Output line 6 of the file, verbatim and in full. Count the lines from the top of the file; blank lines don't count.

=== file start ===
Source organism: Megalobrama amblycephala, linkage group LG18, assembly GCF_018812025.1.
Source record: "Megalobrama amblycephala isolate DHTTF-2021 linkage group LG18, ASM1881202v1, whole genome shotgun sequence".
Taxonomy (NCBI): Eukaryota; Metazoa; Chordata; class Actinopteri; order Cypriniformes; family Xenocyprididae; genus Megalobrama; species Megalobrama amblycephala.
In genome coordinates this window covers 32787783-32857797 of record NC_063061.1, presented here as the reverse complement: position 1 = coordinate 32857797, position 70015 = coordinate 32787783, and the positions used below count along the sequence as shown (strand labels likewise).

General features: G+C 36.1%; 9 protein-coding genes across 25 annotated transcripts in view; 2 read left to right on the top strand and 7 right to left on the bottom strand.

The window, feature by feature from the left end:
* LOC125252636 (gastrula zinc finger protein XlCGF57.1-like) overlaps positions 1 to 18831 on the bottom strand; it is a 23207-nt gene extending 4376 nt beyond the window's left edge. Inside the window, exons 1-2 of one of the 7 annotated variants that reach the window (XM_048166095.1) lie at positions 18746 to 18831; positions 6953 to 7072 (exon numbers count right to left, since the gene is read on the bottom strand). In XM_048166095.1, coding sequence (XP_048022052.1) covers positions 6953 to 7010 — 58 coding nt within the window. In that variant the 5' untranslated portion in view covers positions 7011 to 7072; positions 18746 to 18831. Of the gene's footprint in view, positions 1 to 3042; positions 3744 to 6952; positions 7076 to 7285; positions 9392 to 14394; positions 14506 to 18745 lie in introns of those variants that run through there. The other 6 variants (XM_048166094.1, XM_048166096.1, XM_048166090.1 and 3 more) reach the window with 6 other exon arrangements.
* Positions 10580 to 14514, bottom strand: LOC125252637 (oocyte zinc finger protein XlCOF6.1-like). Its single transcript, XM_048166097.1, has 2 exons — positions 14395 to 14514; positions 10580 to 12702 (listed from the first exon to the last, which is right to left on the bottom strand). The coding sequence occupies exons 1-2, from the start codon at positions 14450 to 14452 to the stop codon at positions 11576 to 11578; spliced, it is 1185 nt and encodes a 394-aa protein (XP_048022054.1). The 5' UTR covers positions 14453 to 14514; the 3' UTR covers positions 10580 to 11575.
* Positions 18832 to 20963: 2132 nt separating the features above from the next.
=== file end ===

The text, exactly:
The window, feature by feature from the left end: